How to Talk to Your Teen About Therapy

1 in 5 teens age 13-18 have or will have a mental illness in their lifetime. With statistics like these, it means that therapy and counseling will be a part of a significant portion of our teens' and families' lives. But as with adults, (and at times even stronger than with adults) exists a stigma and corresponding hesitance and resistance to teens engaging in mental health treatment. There are many negative messages perpetuated by our society about what it means to got to counseling or to receive mental health treatment. Our teens absorb these messages too, which I think along with the normal, expected fear of the unknown contributes to many teens' resistance to starting counseling.

In my Danville counseling practice, I specialize in working with teens, and I have spoken to many parents who worry about their teen and believe that their teen needs mental health treatment, but report that their teen does not want to go to counseling. This puts parents in a tough position; do they force their teen into therapy? 

Here are some tips to combat both the stigma and provide some information to help quell the fears of the unknown, which may make it more likely your teen will try willingly try therapy.

1. Ask your teen questions about why they do not want to go to counseling: Questions naturally put us off of the defensive and when someone believes we are truly listening to them, they are more likely to take our advice (questions are a great tool in a confrontation!). Asking your resistant teen questions can also give your information about the specific reasons they do not want to go to therapy, which gives you the ability to address their concerns and fears.

2. Address common misconceptions about therapy/counseling: A lot of teens believe the same myths about counseling that adults do. Some common ones that I have heard are

  • "If I go to therapy, that means I'm crazy or that there is something wrong with me."
  • "If I go to therapy, then I'll have to lie down on a couch and talk about my dreams or my early childhood."
  • "If I go to therapy, then the therapist is just going to blame my family." 
  • "If I go to therapy, that means I'll have to be in therapy for the rest of my life."  

 A way I like explain therapy is using it as a way to handle stress; we all live stressed out lives, teens included. Going to therapy doesn't mean there is anything wrong with the person (actually I see people as brave in reaching out for support and it being impressive that they want personal growth). One of my favorite analogies is to use a soda bottle to demonstrate how counseling can help us handle stress.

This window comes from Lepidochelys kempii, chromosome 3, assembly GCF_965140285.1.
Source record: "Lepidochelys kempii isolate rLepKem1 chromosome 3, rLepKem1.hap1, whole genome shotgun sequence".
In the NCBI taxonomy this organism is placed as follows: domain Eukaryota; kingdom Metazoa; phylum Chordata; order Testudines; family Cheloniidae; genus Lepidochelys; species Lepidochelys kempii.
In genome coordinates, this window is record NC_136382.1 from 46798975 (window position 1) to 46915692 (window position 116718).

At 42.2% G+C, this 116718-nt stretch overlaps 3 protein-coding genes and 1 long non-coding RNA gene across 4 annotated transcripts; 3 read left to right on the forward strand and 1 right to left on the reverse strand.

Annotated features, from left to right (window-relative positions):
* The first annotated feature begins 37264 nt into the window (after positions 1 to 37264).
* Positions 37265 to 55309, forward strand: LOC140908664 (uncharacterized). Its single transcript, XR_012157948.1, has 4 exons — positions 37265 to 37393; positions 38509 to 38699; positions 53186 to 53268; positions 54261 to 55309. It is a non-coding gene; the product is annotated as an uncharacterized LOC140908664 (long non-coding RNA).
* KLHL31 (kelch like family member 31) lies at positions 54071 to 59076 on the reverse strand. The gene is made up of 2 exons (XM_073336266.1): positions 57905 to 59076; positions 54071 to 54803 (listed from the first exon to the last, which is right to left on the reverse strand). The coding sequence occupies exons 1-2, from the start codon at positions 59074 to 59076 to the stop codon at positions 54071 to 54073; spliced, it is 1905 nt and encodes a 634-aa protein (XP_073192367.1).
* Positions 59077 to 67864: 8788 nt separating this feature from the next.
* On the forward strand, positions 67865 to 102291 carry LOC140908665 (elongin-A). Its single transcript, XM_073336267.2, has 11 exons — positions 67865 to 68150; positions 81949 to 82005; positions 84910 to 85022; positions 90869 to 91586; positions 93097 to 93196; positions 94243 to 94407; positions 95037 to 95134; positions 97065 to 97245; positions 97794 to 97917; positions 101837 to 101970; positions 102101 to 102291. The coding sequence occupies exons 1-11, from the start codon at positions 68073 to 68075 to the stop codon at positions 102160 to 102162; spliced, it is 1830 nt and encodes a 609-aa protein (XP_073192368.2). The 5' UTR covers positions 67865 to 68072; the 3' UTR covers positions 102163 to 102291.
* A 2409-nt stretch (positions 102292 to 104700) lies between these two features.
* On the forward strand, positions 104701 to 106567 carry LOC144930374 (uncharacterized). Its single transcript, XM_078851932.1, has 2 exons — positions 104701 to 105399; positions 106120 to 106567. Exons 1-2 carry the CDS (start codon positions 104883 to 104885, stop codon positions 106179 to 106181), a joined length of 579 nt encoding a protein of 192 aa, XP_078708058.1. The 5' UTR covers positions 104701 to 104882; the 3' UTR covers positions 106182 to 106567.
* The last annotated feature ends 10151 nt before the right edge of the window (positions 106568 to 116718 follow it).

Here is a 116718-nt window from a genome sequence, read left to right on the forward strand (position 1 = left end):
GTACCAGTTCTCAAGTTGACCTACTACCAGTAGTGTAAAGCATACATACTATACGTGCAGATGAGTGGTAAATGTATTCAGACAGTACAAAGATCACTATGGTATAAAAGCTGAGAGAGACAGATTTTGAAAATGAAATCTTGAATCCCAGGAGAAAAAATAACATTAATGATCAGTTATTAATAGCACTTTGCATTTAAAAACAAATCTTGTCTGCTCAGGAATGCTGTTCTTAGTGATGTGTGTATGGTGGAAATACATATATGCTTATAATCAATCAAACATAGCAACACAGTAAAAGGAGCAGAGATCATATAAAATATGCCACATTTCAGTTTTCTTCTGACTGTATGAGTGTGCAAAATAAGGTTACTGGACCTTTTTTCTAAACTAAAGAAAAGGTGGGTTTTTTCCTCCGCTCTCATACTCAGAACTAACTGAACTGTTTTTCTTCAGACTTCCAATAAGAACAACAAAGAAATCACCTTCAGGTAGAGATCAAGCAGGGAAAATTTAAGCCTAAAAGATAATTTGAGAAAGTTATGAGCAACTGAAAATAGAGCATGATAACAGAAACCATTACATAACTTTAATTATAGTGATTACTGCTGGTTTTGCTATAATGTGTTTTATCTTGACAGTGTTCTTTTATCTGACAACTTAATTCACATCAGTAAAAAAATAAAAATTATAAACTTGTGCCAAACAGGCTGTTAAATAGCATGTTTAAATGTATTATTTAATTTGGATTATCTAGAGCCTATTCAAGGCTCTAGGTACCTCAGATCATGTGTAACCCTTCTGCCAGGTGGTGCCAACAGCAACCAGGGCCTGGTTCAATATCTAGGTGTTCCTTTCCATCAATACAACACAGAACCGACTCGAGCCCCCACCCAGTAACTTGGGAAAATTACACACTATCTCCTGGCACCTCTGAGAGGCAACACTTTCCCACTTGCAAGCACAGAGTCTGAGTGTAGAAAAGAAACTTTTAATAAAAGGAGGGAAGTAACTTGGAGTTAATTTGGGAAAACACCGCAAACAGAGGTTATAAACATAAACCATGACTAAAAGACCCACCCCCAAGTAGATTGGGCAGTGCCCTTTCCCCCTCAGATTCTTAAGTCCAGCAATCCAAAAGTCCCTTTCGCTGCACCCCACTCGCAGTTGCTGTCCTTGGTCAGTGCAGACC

As I mentioned in the video, one of the goals of therapy is to provide a place and assistance to allow the pent up stress and emotion to be released a little at a time so the explosion doesn't happen (or doesn't happen again).  This is done by building trust with the client and then gently guiding them to try new healthier to ways to handle stress. Also the trust building process looks different for different people, and it is conducted at their pace. It is not having someone lie down on a couch and talk about their deepest darkness secrets. Instead, it is someone giving you a non-judgmental place place to be yourself. 

3. Short Term Trial: See if they'd be willing to try it 1 time or for just a month. Some teens believe that if they step foot into the therapy office, they are committed for life, which just isn't true. Sometimes, only a few sessions can give them the support they need or it may take longer, but knowing that they have an out if they absolutely cannot bear it can be helpful for them to know. Another thing that may be helpful is to let them know that they don't have to stick with the 1st therapist they see; therapists have different styles and different styles work for different people. Giving your teen some choice in finding some who is a good "fit" may help them take some ownership of beginning the counseling process and make them more agreeable to trying it out

I hope these tips are helpful for worried parents/significant people in teens' lives who either are not sure in how to broach the topic of counseling and/or who have been met with resistance in bringing up the idea about counseling to their teen. If any of you has more questions or would like more assistance in talking to your teen about therapy, feel free to reach out to me (925) 240-3793 or shylah.blatt@gmail.com. Linking teens with counseling is a passion of mine, and I'd be happy to help!